In principle, the Government is right to refuse talks with illegal terrorist organisations rather than enhance their status, raise their hopes and appear to legitimise their activities. Past British contacts with the IRA and Sinn Fein only encouraged those organisations to take a harder line, in the belief that they would soon be negotiating British withdrawal. Parallels with Israel's refusal, now weakening, to talk to the PLO and South Africa's refusal, now abandoned, to talk to the ANC are not valid because those organisations represent people whose agreement is necessary for a settlement. The UDA is not in this category, even though popular support for it is rising. Sinn Fein might be worth talking to one day, but it still shows no interest in the necessary compromises.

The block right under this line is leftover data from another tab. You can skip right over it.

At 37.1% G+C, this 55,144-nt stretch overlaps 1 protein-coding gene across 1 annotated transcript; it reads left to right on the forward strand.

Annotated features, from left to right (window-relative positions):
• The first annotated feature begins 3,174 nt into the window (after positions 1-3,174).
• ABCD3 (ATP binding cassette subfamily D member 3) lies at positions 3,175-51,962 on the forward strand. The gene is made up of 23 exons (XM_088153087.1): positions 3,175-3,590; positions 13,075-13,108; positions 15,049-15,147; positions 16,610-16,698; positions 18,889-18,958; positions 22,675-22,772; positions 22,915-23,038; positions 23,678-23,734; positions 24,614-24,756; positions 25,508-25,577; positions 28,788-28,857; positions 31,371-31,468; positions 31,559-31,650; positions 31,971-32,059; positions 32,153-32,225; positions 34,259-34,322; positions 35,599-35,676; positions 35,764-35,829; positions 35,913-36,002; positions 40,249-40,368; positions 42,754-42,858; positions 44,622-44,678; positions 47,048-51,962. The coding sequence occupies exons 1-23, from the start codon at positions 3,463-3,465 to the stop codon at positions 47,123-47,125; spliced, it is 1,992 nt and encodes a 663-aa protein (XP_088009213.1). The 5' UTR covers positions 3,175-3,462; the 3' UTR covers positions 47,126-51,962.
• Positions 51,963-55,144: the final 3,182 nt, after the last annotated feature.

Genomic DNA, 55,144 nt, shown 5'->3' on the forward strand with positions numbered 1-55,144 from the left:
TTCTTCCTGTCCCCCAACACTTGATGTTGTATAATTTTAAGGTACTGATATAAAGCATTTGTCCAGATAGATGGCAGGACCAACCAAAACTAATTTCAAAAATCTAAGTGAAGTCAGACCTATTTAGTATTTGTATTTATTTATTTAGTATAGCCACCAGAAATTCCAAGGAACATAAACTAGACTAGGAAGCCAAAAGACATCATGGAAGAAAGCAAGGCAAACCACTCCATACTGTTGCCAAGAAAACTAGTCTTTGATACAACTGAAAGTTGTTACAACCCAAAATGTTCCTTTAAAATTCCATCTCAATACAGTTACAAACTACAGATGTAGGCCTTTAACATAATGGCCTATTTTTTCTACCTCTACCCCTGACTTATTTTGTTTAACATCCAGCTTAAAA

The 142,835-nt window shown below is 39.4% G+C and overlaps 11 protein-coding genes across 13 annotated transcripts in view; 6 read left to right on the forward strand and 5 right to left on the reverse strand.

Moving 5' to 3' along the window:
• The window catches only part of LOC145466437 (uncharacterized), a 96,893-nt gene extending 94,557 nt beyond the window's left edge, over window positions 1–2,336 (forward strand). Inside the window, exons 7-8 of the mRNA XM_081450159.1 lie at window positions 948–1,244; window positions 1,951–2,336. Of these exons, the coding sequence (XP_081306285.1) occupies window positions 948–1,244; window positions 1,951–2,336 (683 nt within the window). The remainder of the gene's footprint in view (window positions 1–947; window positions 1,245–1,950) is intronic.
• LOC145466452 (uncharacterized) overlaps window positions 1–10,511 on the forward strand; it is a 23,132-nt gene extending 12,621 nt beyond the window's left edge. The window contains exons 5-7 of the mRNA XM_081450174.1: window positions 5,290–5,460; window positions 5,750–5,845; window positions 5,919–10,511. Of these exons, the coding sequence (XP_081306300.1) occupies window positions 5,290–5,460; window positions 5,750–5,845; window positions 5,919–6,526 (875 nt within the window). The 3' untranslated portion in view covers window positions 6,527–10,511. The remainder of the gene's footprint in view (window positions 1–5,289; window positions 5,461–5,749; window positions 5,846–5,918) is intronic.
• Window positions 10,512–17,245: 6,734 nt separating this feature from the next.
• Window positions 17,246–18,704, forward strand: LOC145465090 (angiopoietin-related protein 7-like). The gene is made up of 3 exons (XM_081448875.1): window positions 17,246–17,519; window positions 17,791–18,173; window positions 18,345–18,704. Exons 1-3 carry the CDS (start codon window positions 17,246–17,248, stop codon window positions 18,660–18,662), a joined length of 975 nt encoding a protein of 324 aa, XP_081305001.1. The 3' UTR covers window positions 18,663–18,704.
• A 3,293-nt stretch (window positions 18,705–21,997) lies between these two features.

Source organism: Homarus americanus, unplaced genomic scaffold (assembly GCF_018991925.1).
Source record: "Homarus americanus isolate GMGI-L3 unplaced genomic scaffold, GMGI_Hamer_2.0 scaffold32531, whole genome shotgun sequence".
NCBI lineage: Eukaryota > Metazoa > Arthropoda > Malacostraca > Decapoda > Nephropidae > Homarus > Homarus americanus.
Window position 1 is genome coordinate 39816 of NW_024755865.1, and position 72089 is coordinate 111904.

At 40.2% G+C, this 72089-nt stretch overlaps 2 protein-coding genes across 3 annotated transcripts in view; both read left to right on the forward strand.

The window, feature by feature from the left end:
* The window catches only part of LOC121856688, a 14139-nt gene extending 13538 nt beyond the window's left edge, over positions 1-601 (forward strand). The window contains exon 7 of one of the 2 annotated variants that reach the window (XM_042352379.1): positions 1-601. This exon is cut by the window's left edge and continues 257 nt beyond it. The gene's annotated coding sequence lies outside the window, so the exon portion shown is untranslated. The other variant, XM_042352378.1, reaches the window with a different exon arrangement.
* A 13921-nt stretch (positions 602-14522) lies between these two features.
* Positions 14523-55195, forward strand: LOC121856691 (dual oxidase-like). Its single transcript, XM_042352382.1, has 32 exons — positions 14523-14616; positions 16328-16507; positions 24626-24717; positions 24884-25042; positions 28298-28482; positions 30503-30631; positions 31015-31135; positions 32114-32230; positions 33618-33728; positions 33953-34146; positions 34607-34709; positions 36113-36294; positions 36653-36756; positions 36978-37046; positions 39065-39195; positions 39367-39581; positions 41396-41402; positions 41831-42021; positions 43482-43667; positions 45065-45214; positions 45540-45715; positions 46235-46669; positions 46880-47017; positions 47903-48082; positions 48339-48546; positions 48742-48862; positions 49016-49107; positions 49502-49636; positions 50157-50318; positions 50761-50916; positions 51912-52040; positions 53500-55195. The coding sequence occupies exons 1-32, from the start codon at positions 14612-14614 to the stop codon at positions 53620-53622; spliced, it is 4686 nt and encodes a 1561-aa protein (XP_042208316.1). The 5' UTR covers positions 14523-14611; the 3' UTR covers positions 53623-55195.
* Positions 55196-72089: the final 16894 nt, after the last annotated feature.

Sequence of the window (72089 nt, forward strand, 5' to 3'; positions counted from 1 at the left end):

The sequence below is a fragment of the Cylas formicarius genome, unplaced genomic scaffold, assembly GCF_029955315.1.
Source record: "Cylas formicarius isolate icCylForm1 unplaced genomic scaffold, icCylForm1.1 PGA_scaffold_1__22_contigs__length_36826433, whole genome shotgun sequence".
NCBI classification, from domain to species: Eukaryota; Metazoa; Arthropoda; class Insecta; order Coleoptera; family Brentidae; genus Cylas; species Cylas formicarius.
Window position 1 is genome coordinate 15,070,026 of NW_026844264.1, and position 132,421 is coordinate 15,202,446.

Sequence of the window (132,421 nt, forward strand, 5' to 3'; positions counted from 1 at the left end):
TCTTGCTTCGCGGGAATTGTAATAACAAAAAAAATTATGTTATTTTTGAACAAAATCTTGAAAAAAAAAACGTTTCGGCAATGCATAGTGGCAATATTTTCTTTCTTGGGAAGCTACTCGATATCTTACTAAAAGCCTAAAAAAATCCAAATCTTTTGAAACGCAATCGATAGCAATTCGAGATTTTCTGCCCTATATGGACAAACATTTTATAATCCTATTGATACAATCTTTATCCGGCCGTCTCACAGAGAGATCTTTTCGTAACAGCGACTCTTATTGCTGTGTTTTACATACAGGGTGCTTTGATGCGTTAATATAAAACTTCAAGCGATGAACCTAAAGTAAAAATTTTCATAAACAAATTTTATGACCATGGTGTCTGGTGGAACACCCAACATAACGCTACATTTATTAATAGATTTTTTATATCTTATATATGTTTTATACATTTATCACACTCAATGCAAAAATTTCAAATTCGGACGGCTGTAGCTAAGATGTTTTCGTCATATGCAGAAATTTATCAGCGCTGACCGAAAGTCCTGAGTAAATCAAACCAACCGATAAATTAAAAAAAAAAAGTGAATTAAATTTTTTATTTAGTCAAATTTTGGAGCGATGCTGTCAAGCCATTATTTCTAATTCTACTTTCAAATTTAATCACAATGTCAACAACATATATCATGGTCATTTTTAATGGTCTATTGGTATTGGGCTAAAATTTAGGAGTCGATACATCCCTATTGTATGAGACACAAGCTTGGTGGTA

Low-level contacts come in a different category when they are about practical arrangements for managing conflict. The RUC/UDA meeting at the weekend seems to have reached an understanding to end a particularly vicious round of violence by the UDA against the RUC, reflecting growing militancy among Protestants. Most people will have welcomed the respite. But it is still necessary
to question the wisdom of senior police officers doing secret deals with illegal organisations.
Sir Patrick would have been better advised to admit to the meeting, and defend it for having saved lives. He could have made a reasonable case. But without openness there is no public check on what the servants of the state are doing. That could lead down a slippery slope towards more dubious secret deals.Reuse content